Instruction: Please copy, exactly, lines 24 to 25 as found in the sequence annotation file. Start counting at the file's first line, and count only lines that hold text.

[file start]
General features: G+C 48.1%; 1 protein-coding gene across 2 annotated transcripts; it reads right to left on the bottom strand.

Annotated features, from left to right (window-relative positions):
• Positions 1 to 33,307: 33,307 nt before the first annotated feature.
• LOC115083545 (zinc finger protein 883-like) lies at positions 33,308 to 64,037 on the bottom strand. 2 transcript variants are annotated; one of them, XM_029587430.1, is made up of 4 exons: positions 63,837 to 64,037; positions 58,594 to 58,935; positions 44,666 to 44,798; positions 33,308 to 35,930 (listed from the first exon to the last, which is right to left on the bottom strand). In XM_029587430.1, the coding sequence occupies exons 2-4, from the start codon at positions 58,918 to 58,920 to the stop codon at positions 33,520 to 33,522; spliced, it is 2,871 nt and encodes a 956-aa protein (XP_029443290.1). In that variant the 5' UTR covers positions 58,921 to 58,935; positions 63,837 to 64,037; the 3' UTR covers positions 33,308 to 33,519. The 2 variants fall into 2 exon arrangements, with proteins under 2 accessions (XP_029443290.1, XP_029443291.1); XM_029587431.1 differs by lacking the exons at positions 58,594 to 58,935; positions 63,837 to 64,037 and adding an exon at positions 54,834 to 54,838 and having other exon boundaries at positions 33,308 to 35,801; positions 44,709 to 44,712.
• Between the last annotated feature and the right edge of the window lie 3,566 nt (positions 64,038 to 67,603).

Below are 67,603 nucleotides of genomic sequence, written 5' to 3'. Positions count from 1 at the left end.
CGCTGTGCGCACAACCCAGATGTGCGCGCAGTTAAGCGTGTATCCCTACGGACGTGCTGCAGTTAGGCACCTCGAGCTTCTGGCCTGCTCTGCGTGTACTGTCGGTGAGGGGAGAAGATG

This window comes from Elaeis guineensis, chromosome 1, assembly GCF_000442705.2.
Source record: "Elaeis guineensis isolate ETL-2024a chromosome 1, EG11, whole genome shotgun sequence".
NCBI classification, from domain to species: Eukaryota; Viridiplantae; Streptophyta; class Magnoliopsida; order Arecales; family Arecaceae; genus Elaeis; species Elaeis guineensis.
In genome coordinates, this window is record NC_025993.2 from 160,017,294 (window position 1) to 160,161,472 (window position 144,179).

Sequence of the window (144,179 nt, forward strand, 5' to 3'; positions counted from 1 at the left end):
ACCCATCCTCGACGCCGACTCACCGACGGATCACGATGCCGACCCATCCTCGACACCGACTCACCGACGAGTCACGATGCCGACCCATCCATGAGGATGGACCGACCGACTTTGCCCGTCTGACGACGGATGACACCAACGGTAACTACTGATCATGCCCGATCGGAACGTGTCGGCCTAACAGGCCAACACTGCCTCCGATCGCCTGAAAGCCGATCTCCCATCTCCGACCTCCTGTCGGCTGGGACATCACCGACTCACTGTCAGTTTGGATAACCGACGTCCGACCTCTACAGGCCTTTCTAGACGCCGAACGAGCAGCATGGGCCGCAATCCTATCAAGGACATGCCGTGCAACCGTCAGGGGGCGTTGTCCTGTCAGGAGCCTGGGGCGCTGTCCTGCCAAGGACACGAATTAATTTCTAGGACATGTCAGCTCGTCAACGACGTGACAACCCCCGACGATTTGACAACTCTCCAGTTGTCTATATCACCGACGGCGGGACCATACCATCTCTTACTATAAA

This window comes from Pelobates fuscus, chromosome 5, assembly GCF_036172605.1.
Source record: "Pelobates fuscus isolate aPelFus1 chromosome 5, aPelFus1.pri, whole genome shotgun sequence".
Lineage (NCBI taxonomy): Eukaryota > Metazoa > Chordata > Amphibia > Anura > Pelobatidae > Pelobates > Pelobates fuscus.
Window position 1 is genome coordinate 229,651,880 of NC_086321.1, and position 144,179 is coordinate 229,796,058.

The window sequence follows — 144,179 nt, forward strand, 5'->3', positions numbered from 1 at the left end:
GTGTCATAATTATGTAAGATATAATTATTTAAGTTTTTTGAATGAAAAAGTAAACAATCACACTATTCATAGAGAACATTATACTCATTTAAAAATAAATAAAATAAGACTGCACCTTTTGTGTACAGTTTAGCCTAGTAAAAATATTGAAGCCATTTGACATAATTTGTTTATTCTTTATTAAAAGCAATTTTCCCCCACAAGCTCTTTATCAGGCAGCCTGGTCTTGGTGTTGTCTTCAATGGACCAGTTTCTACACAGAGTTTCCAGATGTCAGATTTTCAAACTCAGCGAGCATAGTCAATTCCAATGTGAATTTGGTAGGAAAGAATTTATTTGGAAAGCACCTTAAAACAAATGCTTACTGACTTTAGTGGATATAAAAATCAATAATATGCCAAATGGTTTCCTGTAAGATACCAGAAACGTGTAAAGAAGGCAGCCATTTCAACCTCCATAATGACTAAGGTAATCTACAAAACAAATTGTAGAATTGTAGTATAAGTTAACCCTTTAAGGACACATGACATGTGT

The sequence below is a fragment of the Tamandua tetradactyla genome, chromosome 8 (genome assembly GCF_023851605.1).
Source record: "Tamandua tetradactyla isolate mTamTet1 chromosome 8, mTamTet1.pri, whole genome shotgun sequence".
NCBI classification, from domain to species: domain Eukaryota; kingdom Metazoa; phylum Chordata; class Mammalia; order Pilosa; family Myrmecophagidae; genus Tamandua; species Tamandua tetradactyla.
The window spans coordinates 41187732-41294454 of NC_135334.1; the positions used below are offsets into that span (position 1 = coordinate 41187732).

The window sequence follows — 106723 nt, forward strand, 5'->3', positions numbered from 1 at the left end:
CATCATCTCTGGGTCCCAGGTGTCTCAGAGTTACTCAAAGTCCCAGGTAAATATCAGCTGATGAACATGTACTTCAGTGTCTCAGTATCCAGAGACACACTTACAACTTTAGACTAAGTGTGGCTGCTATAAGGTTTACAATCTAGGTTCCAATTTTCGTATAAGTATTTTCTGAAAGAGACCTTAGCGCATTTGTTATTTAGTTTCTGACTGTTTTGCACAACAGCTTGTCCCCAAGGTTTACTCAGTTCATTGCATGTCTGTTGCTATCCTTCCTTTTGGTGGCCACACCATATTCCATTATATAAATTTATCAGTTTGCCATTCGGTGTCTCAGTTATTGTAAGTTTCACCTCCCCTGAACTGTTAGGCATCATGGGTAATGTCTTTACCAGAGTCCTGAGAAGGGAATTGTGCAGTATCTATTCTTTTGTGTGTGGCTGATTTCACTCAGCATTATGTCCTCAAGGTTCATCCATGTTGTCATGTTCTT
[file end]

The window sequence follows — 106723 nt, forward strand, 5'->3', positions numbered from 1 at the left end:
CATCATCTCTGGGTCCCAGGTGTCTCAGAGTTACTCAAAGTCCCAGGTAAATATCAGCTGATGAACATGTACTTCAGTGTCTCAGTATCCAGAGACACACTTACAACTTTAGACTAAGTGTGGCTGCTATAAGGTTTACAATCTAGGTTCCAATTTTCGTATAAGTATTTTCTGAAAGAGACCTTAGCGCATTTGTTATTTAGTTTCTGACTGTTTTGCACAACAGCTTGTCCCCAAGGTTTACTCAGTTCATTGCATGTCTGTTGCTATCCTTCCTTTTGGTGGCCACACCATATTCCATTATATAAATTTATCAGTTTGCCATTCGGTGTCTCAGTTATTGTAAGTTTCACCTCCCCTGAACTGTTAGGCATCATGGGTAATGTCTTTACCAGAGTCCTGAGAAGGGAATTGTGCAGTATCTATTCTTTTGTGTGTGGCTGATTTCACTCAGCATTATGTCCTCAAGGTTCATCCATGTTGTCATGTTCTT